Sheilina Somani, RPP, FAPM, PMP, is the owner
of the U.K.-based consultancy Positively Project
Management, a senior project manager, a
speaker and a mentor.
It’s almost a requirement of every project manager to boldly go into new territory. Recently, it
was my turn to fulfill this requirement. As scary
as it can be to journey into uncharted waters, I
learned that knowing whom to petition for help
and resources can ensure smooth sailing.
A senior sponsor asked me to establish a dialogue between two IT teams about viable strategies for the global implementation of a software
system that respected the organization’s current
IT infrastructure. The outcome of this dialogue
was critical to a program that I’m responsible for.
The challenge was my knowledge is largely in data
integrity, legal data storage requirements, speed
and performance from an experienced user per-
spective. I voiced
my concerns to
the senior sponsor,
tasked me with the
responsibility. But I
knew I needed help.
I called a meeting
with 10 very technical, experienced
individuals (to add
some authority to
the request, I used
the sponsor’s name).
Though I dreaded
this meeting, it soon
became an animated
the experts and me.
I asked for help on
to explaining new terms. At the end of the meeting,
I confirmed with the experts what I’d summarized
from the day and scheduled a subsequent session to
conclude findings. I was appreciative when everyone
turned up to the follow-up session, on time, with
more opinions, research and suggestions.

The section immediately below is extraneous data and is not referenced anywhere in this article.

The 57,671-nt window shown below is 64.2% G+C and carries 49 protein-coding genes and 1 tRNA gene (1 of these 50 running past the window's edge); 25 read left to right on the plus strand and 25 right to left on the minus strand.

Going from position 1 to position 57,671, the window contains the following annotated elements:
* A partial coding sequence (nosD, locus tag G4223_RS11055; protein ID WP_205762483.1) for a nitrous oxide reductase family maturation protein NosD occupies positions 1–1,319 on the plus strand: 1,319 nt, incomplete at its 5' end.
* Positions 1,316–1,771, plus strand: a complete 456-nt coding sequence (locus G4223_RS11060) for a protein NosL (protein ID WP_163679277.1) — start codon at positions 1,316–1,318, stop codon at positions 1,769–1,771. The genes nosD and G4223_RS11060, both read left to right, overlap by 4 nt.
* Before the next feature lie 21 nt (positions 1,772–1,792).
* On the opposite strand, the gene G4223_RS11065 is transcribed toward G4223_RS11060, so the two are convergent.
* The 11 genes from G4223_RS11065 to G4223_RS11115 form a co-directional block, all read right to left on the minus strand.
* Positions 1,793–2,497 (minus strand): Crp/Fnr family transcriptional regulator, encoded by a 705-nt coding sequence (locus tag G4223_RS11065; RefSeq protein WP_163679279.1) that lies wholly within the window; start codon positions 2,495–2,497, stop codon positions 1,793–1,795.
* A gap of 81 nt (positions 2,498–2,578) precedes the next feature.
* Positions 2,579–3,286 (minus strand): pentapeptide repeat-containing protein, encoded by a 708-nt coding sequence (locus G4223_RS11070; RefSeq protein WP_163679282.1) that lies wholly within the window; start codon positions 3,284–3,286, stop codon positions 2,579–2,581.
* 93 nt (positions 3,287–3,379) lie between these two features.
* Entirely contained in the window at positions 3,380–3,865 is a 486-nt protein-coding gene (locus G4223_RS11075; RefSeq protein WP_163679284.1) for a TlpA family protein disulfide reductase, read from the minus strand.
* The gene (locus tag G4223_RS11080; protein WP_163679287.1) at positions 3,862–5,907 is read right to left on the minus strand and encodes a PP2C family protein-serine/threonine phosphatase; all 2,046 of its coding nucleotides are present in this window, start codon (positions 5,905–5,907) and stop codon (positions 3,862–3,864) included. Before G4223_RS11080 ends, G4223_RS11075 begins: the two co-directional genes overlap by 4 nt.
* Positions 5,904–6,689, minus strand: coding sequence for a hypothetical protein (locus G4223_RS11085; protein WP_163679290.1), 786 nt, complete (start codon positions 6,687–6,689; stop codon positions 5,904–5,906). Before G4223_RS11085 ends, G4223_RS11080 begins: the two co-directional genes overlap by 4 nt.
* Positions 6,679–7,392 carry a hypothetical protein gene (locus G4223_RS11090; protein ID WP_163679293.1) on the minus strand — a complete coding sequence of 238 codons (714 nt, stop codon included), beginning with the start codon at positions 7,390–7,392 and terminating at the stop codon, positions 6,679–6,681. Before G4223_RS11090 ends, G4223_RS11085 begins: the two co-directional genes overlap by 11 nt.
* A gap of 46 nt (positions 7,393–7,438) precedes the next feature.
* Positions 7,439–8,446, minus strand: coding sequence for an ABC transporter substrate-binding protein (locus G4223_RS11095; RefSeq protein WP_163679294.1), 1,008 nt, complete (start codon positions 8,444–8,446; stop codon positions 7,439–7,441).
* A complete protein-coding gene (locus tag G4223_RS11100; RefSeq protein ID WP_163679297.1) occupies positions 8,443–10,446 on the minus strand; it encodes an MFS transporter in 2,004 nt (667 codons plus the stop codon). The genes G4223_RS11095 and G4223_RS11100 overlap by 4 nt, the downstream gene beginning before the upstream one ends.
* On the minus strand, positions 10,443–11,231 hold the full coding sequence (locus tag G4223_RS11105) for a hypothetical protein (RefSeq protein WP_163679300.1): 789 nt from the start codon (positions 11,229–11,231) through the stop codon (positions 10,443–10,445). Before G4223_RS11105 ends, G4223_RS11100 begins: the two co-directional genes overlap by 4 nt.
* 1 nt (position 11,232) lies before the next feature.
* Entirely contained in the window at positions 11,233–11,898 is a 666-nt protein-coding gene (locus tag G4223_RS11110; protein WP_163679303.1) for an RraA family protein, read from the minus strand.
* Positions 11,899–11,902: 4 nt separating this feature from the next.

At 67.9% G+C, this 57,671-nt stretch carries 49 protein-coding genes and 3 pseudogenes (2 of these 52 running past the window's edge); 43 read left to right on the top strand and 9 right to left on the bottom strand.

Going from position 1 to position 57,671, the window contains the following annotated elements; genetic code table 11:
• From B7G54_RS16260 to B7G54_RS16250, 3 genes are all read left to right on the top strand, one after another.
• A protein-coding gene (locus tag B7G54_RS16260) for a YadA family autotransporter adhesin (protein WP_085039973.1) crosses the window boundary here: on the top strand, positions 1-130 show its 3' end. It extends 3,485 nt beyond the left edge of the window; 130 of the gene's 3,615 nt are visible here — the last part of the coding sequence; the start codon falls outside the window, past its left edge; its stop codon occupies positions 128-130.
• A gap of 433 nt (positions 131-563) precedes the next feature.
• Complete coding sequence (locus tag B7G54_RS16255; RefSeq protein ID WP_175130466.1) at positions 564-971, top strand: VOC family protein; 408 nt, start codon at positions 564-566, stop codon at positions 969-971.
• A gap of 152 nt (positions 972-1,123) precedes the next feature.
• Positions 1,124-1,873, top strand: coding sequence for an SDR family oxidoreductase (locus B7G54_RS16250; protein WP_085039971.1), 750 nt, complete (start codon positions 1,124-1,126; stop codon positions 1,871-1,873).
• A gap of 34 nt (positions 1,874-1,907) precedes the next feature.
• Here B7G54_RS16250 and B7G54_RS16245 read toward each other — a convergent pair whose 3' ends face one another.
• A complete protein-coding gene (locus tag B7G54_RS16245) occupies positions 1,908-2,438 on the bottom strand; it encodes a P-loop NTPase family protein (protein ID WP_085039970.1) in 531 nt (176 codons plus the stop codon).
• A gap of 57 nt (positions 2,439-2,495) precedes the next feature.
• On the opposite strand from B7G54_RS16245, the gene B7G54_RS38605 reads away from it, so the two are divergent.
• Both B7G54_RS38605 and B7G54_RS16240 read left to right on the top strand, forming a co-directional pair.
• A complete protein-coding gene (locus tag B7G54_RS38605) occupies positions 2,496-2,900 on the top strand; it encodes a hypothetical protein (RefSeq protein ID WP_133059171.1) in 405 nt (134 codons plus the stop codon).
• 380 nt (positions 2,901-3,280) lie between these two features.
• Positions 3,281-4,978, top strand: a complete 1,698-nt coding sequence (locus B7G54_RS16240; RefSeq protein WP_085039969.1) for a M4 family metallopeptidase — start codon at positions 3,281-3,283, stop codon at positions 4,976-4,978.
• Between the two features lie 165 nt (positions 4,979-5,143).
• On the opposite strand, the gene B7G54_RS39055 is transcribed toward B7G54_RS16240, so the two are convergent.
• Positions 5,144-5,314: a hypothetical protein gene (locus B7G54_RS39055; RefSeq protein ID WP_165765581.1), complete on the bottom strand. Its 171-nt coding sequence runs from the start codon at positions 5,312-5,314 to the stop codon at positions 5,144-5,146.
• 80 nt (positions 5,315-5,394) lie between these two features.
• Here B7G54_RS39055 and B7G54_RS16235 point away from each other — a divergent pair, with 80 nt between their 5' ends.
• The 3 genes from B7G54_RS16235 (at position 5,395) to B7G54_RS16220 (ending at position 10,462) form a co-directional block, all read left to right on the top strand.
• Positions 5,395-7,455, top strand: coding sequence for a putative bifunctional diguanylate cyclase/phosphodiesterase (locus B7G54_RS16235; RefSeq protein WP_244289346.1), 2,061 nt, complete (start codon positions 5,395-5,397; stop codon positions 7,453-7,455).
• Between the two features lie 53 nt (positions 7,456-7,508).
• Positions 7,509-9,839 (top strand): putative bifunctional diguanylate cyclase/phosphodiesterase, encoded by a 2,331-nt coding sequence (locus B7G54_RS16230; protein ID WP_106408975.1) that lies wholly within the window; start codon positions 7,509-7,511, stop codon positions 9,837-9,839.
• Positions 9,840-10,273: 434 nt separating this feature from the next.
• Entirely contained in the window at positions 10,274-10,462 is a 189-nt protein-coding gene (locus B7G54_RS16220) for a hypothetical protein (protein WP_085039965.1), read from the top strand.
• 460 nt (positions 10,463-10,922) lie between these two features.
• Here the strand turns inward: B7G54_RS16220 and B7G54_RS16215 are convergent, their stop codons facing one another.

By being honest about my lack of knowledge
about IT infrastructure, I had provided these individuals full permission to contribute, challenge and
advise me to ensure my understanding before writing a recommendation and influencing a sponsor
decision. The sponsor was extremely pleased with
the progress and eventual outcome, and so was I.
Even though I initially resisted the task, following
through with it meant everyone gained something
from the experience. I learned the sponsor has
confidence in me. I got to know a completely new
group of people with skills vastly different from my
own that I can go to for help and guidance. The
group members learned from one another, appreciating the opportunity to collaborate and engage
in problem resolution.
As project managers, we have to communicate
with people across a multitude of disciplines. Not
only does it give us the opportunity to garner
multiple contributions and put them toward the
project goal, but this communication also encourages our own professional progress while growing
our network. In this case, my acting as a facilitator
for these meetings between IT teams—rather than
project lead—not only fostered dialogue and cooperation between the two teams, it also expanded
my own knowledge, network and range of skills,
and taught me again about the benefits of honesty
and seeking help.
Most significantly, we delivered a collaborative,
comprehensive report to fulfill the sponsor
requirement. When another opportunity comes to
work with this particular group, I’ll be the first
to volunteer. PM
When tasked with a project in an
unfamiliar industry, remember that
you don’t have to go it alone.
BY SHEILINA SOMANI, RPP, FAPM, PMP, CONTRIBUTING EDITOR